“It appears that the Impala shielded Joseph from much of the initial gunfire,” the report said.
The State Attorney’s Office said it is not releasing the names of the nine officers on the scene because they are victims of an aggravated assault by Joseph and subject to Marsy’s Law — a constitutional amendment passed by voters in 2018. The law is meant to protect crime victims, but it deprives the public of information that had long been made available in Florida under the state’s public records law. The State Attorney’s Office did not release the race or races of the officers who fired
Dugan told the Tampa Bay Times earlier this year that his practice is to ask officers if they will give permission to release their names, as allowed under Marsy’s Law. Dugan said then that he doesn’t think the law should apply to officers acting in the line of duty.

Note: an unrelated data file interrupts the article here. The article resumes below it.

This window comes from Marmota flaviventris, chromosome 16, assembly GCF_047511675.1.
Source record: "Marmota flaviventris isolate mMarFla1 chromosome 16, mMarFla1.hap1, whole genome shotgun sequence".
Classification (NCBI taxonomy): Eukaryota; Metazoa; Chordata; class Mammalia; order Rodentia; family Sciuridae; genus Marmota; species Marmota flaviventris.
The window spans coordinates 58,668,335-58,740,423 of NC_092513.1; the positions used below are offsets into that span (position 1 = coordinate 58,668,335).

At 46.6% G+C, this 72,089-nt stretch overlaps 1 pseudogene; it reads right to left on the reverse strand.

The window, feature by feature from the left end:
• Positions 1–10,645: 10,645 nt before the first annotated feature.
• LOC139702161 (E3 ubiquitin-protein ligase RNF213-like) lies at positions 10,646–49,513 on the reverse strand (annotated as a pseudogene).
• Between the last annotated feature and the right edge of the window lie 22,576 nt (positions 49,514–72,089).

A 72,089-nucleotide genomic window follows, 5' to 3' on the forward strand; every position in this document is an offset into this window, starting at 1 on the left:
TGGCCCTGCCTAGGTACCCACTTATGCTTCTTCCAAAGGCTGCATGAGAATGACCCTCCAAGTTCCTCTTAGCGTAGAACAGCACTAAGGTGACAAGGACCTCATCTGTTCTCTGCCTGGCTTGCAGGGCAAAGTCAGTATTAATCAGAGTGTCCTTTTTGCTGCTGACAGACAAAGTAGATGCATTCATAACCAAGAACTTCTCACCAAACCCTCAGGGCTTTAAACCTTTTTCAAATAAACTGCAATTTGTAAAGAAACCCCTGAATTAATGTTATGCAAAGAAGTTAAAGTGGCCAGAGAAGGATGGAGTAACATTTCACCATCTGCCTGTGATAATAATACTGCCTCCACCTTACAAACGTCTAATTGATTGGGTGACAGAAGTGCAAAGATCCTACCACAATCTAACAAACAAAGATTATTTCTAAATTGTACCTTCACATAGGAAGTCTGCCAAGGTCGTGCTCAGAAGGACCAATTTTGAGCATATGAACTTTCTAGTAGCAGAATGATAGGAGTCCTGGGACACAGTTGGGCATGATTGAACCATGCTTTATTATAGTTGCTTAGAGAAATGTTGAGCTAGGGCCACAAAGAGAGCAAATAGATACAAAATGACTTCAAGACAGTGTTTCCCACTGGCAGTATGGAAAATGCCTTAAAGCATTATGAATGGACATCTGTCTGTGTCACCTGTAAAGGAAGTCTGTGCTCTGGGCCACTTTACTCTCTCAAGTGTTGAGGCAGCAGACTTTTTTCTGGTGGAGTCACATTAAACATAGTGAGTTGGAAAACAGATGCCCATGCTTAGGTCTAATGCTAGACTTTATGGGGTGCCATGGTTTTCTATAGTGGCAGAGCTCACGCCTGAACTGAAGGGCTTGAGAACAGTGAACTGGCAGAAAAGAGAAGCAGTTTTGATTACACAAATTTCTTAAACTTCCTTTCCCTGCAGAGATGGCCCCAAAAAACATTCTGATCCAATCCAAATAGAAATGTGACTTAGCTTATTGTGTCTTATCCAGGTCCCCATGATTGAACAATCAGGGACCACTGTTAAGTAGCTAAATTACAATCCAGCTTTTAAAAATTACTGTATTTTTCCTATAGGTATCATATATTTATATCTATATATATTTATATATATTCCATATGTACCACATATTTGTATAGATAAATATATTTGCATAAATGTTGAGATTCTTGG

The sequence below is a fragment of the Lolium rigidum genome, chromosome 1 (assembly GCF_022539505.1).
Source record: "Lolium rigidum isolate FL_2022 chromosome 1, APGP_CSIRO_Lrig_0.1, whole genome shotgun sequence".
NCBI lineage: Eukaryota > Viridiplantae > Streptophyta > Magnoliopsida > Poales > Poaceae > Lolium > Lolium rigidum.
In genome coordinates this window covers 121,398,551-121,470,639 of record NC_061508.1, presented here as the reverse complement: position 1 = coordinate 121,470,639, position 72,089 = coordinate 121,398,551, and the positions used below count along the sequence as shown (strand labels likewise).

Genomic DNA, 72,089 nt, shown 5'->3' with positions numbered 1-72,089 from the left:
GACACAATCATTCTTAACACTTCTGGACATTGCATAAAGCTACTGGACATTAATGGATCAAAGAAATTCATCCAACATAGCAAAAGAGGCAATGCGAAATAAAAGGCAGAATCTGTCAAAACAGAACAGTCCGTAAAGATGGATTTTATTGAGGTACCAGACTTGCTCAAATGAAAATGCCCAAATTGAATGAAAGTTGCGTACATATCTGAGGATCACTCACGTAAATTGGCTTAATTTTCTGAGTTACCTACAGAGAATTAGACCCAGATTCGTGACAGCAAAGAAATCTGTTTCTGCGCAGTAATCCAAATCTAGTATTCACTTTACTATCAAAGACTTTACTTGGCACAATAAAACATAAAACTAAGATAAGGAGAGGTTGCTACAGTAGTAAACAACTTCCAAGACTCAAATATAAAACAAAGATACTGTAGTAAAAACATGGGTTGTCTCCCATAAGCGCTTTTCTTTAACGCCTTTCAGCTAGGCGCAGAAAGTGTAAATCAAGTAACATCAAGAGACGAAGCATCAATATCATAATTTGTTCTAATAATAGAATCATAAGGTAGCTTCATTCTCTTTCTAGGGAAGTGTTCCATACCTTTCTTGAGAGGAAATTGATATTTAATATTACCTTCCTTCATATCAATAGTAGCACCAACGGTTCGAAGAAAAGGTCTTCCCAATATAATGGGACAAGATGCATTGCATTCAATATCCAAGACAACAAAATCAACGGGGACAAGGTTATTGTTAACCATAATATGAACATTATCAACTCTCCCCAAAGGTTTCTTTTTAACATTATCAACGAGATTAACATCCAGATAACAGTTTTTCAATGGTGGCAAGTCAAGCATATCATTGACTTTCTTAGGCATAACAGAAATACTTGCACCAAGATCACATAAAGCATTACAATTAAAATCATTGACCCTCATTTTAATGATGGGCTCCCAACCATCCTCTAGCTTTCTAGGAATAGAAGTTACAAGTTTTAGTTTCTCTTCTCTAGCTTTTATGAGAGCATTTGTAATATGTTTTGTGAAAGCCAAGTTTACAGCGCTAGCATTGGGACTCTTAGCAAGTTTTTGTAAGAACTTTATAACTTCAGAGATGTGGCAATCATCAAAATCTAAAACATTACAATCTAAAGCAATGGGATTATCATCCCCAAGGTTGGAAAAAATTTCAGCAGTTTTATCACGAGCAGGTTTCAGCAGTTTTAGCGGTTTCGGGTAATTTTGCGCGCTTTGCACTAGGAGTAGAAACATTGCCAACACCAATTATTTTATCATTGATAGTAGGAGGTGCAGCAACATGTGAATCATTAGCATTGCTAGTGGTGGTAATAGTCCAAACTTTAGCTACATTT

In at least once case, Dugan added, two officers involved in a shooting did change their minds and waive their protection.
Asked by the Times whether Dugan spoke to the officers in the Joseph shooting about allowing the release of their names, police spokeswoman Jamel Laneè said in an email, “Yes, Chief Dugan spoke with the officers.”
She referred questions to the State Attorney’s Office about why their names weren’t released.
That agency’s spokesman, Grayson Kamm said that would happen only if the officers had chosen to opt-out of the protection.
Officials said none of the officers have any past findings of improper use of force. However, two of the officers have been involved in a previous use of deadly force; both of those instances were found by the State Attorney’s Office to have properly followed policy and state law.